Despite the complex formulas used to rate courses, raters aren’t expected to be experts in mathematics. They don’t even have to be scratch players, though they should be familiar with the abilities of one. Computer programs crunch all the data to determine the final Course Rating and Slope Rating for a particular course.

One common myth about raters is that they determine the handicap stroke allocation numbers for each hole. In fact, those figures are done by each club, usually by reviewing scorecards of various levels of players, to determine which holes produce the largest spread in hole scores, and determining where strokes are most needed by players with higher handicaps vs. their opposition.

“We get that question all the time,” said Osborne.

Another fallacy is that the USGA’s Course Rating numbers are used to rank courses for golf publications. A rater doesn’t determine whether Bethpage Black should be ranked higher than Winged Foot Golf Club in a golf publication or guide’s pecking order.

“It’s become much more objective than subjective,” said Course Rating Committee member Doug Sullivan, a former USGA staff member who is now the director of course rating for the Southern California Golf Association. “It’s all about numbers and using the corresponding tables.”

The USGA Course Rating System manual provides a way to examine a golf course as a set of categories of obstacles, such as bunkers, water hazards, trees, fairway widths, rough heights, green targets and topography. Other attributes factor into those categories (i.e., roll, depth of bunkers, green speeds, mounding and prevailing winds), but the most critical component is yardage. Sullivan, who rates every course for the SCGA, will measure the golf course from the various tees a couple of weeks before bringing his rating team to the course.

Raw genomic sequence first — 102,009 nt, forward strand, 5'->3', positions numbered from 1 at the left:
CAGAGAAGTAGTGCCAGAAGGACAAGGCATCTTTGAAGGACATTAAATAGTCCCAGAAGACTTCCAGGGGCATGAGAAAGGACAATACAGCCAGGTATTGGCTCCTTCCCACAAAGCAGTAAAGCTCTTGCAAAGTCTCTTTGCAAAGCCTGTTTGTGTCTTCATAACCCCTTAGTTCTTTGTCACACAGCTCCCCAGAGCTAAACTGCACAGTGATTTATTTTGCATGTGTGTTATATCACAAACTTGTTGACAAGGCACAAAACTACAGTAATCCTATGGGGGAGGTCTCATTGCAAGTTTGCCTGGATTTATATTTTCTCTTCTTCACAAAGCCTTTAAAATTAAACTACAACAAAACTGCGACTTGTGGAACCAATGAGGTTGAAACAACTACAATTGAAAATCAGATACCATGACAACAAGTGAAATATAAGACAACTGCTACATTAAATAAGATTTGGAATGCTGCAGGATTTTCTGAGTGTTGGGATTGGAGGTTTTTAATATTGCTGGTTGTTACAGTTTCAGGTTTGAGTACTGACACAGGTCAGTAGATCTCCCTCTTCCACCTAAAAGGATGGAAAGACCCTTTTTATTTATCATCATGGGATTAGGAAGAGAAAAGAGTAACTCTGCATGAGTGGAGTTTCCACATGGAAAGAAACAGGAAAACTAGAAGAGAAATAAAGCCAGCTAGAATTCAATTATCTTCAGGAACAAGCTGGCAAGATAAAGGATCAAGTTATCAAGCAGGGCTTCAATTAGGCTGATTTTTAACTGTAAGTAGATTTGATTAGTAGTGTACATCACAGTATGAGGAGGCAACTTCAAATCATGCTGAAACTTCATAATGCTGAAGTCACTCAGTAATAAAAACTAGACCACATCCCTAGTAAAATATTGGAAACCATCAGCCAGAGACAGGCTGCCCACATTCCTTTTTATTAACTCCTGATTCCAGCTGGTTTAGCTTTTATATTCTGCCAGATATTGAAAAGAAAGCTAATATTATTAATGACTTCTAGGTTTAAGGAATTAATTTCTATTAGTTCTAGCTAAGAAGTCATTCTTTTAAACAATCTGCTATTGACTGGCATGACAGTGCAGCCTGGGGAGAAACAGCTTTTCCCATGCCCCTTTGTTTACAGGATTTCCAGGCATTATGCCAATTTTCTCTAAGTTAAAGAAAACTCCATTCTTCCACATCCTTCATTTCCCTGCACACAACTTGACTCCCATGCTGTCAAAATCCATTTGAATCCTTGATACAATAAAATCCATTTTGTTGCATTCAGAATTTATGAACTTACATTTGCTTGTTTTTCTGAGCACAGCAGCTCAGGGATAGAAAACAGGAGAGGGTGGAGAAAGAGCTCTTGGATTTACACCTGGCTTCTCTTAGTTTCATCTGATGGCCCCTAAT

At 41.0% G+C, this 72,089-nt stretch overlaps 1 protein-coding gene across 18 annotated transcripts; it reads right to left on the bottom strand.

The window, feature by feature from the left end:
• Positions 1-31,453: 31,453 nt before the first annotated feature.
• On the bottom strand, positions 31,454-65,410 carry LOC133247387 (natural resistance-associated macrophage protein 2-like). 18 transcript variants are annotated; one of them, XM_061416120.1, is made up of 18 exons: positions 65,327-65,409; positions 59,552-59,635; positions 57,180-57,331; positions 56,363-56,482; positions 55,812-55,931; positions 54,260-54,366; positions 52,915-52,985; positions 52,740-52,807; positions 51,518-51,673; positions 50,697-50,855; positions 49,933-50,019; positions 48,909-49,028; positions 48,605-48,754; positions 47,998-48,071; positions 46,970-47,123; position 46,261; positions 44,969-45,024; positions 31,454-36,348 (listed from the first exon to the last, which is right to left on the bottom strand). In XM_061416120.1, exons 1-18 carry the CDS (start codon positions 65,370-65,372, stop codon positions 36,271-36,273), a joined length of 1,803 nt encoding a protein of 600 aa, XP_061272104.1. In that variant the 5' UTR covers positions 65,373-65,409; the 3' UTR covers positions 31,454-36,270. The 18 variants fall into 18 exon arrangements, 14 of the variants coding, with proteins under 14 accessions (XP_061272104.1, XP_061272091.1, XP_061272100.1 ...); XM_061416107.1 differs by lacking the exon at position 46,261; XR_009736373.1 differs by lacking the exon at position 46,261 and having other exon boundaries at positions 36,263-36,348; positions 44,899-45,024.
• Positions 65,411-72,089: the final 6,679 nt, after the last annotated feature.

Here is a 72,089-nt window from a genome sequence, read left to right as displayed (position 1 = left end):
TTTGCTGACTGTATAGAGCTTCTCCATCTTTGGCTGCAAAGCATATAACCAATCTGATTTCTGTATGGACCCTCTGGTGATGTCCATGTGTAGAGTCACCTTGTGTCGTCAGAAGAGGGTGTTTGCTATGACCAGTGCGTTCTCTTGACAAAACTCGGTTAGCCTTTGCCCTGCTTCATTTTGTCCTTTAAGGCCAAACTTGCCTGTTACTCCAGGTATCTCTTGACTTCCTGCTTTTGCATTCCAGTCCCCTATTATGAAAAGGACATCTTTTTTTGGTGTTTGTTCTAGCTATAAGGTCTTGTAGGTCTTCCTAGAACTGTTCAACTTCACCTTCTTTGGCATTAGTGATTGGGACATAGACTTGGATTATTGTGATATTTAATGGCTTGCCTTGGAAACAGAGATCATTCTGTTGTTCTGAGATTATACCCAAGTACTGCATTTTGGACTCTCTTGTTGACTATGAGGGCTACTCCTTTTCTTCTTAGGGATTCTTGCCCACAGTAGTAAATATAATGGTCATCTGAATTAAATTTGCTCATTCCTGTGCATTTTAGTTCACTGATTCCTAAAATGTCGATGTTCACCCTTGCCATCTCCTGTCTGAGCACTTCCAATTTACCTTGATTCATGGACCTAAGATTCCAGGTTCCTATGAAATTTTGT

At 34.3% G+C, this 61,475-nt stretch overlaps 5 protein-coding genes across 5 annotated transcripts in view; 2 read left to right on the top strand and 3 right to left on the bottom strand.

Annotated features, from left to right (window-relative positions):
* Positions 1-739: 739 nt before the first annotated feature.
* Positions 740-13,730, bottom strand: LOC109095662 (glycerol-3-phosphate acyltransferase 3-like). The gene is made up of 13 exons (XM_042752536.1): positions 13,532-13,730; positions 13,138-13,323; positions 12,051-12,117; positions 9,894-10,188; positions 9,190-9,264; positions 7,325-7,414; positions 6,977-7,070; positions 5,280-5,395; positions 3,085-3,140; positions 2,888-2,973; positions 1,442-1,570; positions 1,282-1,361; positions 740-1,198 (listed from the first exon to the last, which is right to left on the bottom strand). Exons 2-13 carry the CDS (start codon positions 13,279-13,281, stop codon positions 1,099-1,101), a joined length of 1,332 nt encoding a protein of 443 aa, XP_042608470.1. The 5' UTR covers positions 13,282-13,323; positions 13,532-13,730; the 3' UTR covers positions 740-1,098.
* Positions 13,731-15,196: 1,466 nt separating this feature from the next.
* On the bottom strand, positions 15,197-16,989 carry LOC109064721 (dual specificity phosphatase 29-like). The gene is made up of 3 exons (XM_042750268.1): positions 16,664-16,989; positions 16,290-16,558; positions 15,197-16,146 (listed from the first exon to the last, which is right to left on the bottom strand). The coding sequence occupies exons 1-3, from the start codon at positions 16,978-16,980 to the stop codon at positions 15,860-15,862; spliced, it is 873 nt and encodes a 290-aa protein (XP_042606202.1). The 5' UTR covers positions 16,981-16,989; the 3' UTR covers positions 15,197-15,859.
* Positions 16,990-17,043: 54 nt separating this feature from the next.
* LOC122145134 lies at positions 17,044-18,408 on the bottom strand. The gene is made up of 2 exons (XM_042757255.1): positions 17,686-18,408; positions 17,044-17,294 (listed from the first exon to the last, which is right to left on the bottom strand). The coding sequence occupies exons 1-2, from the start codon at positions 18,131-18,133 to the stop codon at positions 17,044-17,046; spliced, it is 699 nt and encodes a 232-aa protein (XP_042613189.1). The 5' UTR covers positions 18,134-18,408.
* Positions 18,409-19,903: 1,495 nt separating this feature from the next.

“This is what we recommend,” said Scott Hovde, the USGA’s manager of course rating and handicap education, referring to measuring the tee-to-green yardages, and green depths and widths first before moving on to rating the obstacles. “Just getting the yardages for an 18-hole course can take a couple of hours.”

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Attendees, like those above in Naples, Fla., this past March, are expected to be well-versed in the USGA Course Rating System.